Ultimately the reason for the crisis is that the USA and the UK did not have the recession which was needed in 2000. The mal-investment wasn't purged, just moved. For recessions aren't things to be avoided. They are inevitable and necessary. Like Eucalyptus needs the fire to germinate, recessions clear dying businesses and free the resources of capital and labour to new, more efficient, faster-growing businesses. The longer you prevent this process from happening, the more zombie companies you have lying around, able to service their debts, but holding onto Labour and capital which could be better used elsewhere. This has been Japan's curse for twenty years. It remains to be seen whether this round of monetary cocaine (abenomics) will work. Without a cleansing recession to clear the mal-investment out of the economy, mal-investment just builds up until it becomes an intolerable burden of companies doing things of limited use, propped up by the state and banks.

This is ultimately why planned economies fail. Mal-investment can be sustained by political will until the economy's making steel no-one needs in a gargantuan make-work scheme. This is the reason the USSR measured tractor production by ... weight.... Even in the worst free-market system, there's only so may places it can hide before the wheel comes off. The economic cycle is around 7-10 years. Even the Bible knew this. Mr Brown should have realised, as a son of Presbyterian preacher, he hadn't abolished the seven fat and seven fallow years (Genesis 41:30) but instead put off the day of reckoning. (Isiah 10:3). It certainly wasn't Margaret Thatcher's fault, however fervently lefties wish it. It wasn't only Gordon Brown's fault, however much I wish it. The crisis did start in America, but the main people to blame for the crisis, however are idiot regulators and central bankers, who followed Mr Greenspan's example.

Wednesday, 10 April 2013

A Better Basis for Taxation

I don't like tax, but if we absolutely have to raise some taxes, it's better if it's raised in ways that have other benefits.

Fuel taxes reduce pollution and congestion. Tobacco taxation reduces smoking and so forth. Land value taxes increase the assortiveness of the property market. The added benefit is these taxes are extremely unpopular, which limits the amount Government can raise. Now... all we need to do is ban PAYE. Once everyone has to write a cheque for income tax and national insurance, it will be at least as unpopular as fuel duty.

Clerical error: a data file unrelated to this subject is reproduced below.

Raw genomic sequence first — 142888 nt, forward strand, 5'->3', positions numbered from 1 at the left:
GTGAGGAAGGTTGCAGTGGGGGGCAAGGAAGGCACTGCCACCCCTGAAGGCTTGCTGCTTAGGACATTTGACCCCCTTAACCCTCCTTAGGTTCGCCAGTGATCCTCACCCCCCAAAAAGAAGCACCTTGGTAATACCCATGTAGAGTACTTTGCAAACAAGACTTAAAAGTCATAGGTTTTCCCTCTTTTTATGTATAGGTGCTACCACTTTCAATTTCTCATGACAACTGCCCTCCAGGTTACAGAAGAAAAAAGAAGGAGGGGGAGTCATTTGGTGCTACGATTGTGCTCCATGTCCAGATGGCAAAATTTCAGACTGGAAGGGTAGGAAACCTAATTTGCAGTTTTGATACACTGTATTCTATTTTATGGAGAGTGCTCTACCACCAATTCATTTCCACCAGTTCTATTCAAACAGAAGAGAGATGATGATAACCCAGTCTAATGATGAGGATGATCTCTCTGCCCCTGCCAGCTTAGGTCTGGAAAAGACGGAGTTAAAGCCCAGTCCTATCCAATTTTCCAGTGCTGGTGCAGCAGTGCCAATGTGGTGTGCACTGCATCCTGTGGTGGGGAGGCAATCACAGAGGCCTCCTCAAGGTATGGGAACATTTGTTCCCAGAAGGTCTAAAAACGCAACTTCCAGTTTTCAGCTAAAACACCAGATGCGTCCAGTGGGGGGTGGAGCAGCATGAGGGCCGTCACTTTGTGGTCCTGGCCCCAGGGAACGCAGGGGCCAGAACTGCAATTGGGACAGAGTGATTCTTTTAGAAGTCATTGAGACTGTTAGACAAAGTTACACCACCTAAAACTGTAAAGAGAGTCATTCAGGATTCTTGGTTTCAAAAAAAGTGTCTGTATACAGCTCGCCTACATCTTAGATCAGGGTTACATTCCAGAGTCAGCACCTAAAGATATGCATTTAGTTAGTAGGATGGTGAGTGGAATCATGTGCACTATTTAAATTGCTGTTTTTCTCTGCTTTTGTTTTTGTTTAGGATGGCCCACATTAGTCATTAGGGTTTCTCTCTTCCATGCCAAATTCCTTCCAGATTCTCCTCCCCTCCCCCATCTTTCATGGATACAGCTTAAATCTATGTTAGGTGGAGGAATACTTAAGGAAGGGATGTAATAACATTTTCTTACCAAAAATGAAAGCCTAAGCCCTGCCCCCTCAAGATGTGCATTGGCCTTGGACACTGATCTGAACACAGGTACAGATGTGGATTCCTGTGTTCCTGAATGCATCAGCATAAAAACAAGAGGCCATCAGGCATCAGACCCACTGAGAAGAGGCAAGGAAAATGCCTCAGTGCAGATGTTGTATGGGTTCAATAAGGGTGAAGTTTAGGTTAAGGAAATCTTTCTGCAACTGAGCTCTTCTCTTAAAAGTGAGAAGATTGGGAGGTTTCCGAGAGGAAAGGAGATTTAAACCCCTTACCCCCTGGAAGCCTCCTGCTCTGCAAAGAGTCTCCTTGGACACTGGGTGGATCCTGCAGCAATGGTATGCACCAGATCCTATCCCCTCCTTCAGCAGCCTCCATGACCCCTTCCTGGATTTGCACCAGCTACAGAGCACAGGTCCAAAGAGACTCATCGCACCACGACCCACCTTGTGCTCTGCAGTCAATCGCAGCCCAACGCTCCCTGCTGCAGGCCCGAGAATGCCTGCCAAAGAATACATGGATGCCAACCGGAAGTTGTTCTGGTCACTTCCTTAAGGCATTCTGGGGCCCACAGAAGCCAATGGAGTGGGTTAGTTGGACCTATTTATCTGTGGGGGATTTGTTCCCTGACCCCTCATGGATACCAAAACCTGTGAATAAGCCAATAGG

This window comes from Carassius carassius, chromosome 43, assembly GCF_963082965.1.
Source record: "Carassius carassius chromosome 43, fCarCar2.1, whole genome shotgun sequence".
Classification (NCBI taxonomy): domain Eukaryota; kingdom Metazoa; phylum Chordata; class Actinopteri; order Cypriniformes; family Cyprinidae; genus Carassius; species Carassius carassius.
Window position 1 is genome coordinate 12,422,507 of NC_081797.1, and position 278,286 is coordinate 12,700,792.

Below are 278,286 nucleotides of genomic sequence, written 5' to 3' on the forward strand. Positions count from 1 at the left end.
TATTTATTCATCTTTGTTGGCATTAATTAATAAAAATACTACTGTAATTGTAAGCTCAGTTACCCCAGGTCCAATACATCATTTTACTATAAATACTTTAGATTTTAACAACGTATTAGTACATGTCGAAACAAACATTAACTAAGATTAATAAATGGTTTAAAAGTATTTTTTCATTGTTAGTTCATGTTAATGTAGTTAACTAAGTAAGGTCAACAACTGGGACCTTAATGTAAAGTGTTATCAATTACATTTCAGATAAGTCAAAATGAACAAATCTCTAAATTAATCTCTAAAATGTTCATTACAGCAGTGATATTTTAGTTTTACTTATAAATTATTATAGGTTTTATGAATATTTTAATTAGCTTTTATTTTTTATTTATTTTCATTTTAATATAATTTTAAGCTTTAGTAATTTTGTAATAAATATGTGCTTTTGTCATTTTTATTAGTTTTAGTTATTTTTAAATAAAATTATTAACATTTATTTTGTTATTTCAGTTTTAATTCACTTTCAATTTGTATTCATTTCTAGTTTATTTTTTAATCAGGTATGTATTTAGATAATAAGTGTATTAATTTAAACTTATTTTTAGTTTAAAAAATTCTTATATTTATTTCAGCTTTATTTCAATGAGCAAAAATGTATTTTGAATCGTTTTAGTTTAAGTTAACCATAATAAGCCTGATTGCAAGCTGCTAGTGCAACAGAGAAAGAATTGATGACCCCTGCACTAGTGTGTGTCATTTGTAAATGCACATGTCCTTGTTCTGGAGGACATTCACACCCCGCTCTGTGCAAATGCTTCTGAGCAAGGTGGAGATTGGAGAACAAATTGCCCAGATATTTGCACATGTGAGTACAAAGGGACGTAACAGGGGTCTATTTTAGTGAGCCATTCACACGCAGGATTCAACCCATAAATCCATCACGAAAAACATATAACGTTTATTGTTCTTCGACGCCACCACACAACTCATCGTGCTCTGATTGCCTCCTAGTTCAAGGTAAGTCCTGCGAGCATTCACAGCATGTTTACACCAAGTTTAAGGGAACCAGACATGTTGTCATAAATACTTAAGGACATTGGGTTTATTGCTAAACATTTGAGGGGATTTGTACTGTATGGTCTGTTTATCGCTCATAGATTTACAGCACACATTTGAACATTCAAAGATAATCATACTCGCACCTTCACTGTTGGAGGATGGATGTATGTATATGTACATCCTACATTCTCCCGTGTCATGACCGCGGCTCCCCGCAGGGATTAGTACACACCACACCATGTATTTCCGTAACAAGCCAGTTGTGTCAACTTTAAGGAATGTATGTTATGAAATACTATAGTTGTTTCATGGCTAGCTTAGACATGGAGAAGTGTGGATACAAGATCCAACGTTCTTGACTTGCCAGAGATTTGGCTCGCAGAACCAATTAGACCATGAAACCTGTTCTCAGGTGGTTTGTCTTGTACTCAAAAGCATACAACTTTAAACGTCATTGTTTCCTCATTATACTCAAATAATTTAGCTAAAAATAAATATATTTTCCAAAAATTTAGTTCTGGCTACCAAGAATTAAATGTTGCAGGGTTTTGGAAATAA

Tuesday, 9 April 2013

Thatcher's Legacy

I am a stockbroker. Many of my clients are plumbers and builders. Many "working class" (and proudly so) people earn far more than the "professionals" who serve them. Those who lack the wit to buy their own tools, van and hire a mate, and instead spend their wages in the pub or the bookies, have only themselves to blame. Before Thatcher, someone like me would only have seen a plumber when a pipe burst. Now, they're my clients.

The working class people, who bought, or whose parents bought their council house, and got on haven't changed as people. They remain the stout, hard working, decent people they always were. They've just got access to wealth which in previous generations was reserved for others. 

Other generations have had means for people of the right talents to rise: Imperial service, industry, academia, politics or grammar schools provided means by which people from all backgrounds have risen to the top, and achieved comfortable stations in life. Britain has never been the snobby, closed society of myth. It's just we've never wanted to throw our Aristocrats out, but instead join them at table. 

The "post war consensus" though really did for a while create closed, corporatist, sclerotic society, and Thatcher shattered it. 'Right to buy' was, for many, the Thatcher policy which broke the mould as it put capital, and lots of it in the hands of people who previously were merely tennant vassals of the state or employer. That policy, and the idea that big business can start out of the back of a van gave people the confidence to try to change their station in life. These two policies shattered the working-class block-vote for Labour, and showed them that most people don't want a hand out, but a hand up. The sense of belief in the country, and the talents of its people came from the top. 

Labour in office spent 13 years spending taxes earned by Thatcher's children, rebuilding the client state she smashed, with disastrous results. Those who benefited from her reforms will never forget her. Those who were left behind will never forgive her. But don't pretend she was only for the rich. Because she made a lot of people of previously modest means very, very wealthy.